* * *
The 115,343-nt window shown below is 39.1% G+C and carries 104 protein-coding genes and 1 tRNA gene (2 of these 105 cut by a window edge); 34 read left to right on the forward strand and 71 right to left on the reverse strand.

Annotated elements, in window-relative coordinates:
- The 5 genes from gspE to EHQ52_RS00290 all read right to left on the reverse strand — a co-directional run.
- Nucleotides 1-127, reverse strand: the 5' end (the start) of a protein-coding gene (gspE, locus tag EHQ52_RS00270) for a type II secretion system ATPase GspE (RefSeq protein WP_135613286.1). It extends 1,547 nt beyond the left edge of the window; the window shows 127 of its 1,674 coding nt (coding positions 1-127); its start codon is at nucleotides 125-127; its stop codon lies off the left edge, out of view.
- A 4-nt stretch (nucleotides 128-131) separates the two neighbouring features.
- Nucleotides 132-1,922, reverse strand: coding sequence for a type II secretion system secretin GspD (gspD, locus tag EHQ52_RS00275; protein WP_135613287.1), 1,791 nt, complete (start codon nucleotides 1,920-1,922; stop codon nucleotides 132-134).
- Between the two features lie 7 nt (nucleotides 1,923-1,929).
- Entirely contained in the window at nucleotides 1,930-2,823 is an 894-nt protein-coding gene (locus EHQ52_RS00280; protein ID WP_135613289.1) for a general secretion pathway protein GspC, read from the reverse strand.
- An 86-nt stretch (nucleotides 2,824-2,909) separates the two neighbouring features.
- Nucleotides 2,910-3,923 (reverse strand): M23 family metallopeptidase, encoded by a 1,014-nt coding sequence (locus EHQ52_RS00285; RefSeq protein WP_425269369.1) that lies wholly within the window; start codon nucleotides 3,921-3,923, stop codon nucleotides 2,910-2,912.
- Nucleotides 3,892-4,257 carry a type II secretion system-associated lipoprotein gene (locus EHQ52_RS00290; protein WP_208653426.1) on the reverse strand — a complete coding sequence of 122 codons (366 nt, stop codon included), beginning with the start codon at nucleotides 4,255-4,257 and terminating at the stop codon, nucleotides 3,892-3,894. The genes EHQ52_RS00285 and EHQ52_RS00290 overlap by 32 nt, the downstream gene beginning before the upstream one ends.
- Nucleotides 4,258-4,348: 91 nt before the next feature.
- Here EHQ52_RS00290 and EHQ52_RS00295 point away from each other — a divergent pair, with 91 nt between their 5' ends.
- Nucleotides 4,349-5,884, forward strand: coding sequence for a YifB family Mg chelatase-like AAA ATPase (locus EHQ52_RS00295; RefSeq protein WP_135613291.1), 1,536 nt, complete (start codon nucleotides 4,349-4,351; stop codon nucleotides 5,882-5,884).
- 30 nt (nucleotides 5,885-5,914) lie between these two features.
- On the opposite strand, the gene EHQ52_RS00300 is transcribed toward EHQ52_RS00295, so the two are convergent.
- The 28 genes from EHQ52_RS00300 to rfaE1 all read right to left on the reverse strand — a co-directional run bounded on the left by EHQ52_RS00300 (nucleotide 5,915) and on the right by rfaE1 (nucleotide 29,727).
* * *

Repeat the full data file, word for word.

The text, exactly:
The 115,343-nt window shown below is 39.1% G+C and carries 104 protein-coding genes and 1 tRNA gene (2 of these 105 cut by a window edge); 34 read left to right on the forward strand and 71 right to left on the reverse strand.

Annotated elements, in window-relative coordinates:
- The 5 genes from gspE to EHQ52_RS00290 all read right to left on the reverse strand — a co-directional run.
- Nucleotides 1-127, reverse strand: the 5' end (the start) of a protein-coding gene (gspE, locus tag EHQ52_RS00270) for a type II secretion system ATPase GspE (RefSeq protein WP_135613286.1). It extends 1,547 nt beyond the left edge of the window; the window shows 127 of its 1,674 coding nt (coding positions 1-127); its start codon is at nucleotides 125-127; its stop codon lies off the left edge, out of view.
- A 4-nt stretch (nucleotides 128-131) separates the two neighbouring features.
- Nucleotides 132-1,922, reverse strand: coding sequence for a type II secretion system secretin GspD (gspD, locus tag EHQ52_RS00275; protein WP_135613287.1), 1,791 nt, complete (start codon nucleotides 1,920-1,922; stop codon nucleotides 132-134).
- Between the two features lie 7 nt (nucleotides 1,923-1,929).
- Entirely contained in the window at nucleotides 1,930-2,823 is an 894-nt protein-coding gene (locus EHQ52_RS00280; protein ID WP_135613289.1) for a general secretion pathway protein GspC, read from the reverse strand.
- An 86-nt stretch (nucleotides 2,824-2,909) separates the two neighbouring features.
- Nucleotides 2,910-3,923 (reverse strand): M23 family metallopeptidase, encoded by a 1,014-nt coding sequence (locus EHQ52_RS00285; RefSeq protein WP_425269369.1) that lies wholly within the window; start codon nucleotides 3,921-3,923, stop codon nucleotides 2,910-2,912.
- Nucleotides 3,892-4,257 carry a type II secretion system-associated lipoprotein gene (locus EHQ52_RS00290; protein WP_208653426.1) on the reverse strand — a complete coding sequence of 122 codons (366 nt, stop codon included), beginning with the start codon at nucleotides 4,255-4,257 and terminating at the stop codon, nucleotides 3,892-3,894. The genes EHQ52_RS00285 and EHQ52_RS00290 overlap by 32 nt, the downstream gene beginning before the upstream one ends.
- Nucleotides 4,258-4,348: 91 nt before the next feature.
- Here EHQ52_RS00290 and EHQ52_RS00295 point away from each other — a divergent pair, with 91 nt between their 5' ends.
- Nucleotides 4,349-5,884, forward strand: coding sequence for a YifB family Mg chelatase-like AAA ATPase (locus EHQ52_RS00295; RefSeq protein WP_135613291.1), 1,536 nt, complete (start codon nucleotides 4,349-4,351; stop codon nucleotides 5,882-5,884).
- 30 nt (nucleotides 5,885-5,914) lie between these two features.
- On the opposite strand, the gene EHQ52_RS00300 is transcribed toward EHQ52_RS00295, so the two are convergent.
- The 28 genes from EHQ52_RS00300 to rfaE1 all read right to left on the reverse strand — a co-directional run bounded on the left by EHQ52_RS00300 (nucleotide 5,915) and on the right by rfaE1 (nucleotide 29,727).